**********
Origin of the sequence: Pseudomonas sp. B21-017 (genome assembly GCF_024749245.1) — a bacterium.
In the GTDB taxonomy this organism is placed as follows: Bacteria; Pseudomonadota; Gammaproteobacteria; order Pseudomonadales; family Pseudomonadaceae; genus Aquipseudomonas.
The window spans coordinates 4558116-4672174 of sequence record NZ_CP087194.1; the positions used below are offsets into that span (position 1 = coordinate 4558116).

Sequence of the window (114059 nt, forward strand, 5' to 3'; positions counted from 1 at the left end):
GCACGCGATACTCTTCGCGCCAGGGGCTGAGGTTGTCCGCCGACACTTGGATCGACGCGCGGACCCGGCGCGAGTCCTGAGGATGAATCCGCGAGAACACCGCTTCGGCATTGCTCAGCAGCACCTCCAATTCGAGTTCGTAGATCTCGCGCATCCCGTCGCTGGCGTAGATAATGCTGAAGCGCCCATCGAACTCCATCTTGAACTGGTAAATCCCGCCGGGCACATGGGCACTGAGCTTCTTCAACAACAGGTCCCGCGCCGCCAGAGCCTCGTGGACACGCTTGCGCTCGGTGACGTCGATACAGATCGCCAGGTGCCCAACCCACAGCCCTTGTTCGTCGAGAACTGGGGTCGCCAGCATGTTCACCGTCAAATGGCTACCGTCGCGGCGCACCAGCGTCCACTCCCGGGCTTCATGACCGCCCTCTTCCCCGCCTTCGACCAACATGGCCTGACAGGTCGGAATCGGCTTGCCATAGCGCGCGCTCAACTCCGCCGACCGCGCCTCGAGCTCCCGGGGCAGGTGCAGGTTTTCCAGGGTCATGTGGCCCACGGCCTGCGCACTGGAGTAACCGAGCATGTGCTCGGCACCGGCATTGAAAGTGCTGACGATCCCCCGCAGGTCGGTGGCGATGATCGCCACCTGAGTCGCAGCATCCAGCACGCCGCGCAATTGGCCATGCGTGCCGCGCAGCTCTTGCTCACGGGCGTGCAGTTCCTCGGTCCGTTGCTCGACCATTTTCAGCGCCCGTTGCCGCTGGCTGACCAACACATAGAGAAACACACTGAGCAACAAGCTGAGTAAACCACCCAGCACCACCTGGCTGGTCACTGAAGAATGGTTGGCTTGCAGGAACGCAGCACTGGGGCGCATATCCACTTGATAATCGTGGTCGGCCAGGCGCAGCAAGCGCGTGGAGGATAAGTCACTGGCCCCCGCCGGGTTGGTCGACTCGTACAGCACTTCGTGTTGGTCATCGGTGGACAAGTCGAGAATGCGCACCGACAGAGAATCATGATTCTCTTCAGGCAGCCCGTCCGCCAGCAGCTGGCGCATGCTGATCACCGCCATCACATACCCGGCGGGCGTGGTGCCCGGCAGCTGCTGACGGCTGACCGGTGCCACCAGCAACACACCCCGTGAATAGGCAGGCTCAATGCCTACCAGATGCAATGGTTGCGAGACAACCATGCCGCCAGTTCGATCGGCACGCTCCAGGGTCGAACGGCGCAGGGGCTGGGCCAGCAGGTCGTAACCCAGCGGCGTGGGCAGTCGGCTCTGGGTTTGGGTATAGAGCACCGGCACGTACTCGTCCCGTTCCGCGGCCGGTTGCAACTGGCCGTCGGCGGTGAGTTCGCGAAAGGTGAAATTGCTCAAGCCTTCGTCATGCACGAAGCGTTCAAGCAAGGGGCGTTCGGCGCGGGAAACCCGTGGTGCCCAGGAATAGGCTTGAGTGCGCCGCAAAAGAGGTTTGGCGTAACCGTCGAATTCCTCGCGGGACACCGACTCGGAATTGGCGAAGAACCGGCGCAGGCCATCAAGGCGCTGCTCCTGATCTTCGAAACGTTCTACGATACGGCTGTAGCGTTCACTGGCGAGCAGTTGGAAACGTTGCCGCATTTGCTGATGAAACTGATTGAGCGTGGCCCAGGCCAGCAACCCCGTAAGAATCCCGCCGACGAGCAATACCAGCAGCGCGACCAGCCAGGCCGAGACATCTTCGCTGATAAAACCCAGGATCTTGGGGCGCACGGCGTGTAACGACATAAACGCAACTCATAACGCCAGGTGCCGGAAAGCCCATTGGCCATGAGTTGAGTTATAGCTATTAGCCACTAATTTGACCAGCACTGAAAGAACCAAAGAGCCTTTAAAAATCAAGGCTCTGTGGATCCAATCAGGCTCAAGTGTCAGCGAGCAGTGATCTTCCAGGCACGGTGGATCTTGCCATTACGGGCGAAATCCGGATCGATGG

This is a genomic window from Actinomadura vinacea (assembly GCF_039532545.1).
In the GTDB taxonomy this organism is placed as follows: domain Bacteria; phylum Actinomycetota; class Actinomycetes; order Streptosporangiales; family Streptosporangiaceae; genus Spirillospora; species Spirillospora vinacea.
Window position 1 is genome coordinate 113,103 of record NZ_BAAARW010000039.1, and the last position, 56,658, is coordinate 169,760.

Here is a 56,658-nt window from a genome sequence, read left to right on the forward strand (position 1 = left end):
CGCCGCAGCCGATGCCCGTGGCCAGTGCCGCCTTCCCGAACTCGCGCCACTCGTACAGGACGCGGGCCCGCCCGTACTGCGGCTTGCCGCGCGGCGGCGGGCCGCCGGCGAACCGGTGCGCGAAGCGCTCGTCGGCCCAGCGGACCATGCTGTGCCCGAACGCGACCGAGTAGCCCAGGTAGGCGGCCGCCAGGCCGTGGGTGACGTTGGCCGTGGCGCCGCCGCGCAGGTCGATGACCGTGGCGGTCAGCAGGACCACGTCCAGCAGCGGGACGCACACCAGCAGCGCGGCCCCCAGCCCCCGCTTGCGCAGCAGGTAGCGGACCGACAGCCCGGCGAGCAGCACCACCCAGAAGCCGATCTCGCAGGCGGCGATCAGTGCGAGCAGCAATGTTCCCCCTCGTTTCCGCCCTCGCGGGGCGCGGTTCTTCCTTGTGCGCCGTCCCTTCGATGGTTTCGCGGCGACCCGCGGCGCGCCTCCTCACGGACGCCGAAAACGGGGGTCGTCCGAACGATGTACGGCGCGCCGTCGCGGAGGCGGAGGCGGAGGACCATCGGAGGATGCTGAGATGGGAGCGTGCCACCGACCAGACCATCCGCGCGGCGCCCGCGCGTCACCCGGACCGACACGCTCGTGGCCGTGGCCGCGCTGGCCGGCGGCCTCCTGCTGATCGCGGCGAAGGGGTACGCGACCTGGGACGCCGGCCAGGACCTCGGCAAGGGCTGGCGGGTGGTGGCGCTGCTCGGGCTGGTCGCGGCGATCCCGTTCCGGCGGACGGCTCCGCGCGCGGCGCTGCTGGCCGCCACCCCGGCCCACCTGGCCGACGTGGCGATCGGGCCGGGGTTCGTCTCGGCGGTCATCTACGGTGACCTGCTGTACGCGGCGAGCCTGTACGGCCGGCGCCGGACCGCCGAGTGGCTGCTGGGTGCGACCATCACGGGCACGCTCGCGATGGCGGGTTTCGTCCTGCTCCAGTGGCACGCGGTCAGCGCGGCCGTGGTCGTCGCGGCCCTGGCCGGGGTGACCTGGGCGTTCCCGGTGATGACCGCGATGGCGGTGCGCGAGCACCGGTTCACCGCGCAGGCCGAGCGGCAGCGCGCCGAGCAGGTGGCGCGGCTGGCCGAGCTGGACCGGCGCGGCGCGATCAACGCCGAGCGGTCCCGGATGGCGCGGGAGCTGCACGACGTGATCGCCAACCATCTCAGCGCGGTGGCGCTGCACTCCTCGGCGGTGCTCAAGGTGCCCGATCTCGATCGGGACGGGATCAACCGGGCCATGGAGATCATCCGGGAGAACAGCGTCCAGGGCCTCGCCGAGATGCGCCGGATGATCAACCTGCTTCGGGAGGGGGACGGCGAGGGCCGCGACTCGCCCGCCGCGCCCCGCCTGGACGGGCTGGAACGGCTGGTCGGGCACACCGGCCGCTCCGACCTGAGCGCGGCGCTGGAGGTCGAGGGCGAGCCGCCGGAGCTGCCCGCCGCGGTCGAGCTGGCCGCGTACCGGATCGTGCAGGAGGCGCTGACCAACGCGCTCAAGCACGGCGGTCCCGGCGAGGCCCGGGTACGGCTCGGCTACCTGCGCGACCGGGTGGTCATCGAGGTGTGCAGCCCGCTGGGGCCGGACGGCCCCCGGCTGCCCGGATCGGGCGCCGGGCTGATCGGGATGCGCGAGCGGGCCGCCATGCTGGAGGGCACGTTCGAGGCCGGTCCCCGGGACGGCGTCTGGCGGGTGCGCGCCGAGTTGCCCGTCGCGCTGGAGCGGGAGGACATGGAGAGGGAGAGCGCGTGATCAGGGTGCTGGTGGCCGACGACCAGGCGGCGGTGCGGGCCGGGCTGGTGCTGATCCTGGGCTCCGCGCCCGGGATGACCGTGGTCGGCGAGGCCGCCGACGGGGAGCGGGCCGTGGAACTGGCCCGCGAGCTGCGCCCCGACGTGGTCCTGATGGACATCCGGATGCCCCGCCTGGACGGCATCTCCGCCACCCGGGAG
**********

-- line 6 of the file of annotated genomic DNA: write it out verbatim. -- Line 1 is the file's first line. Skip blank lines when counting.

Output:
This is a genomic window from Actinomadura vinacea (assembly GCF_039532545.1).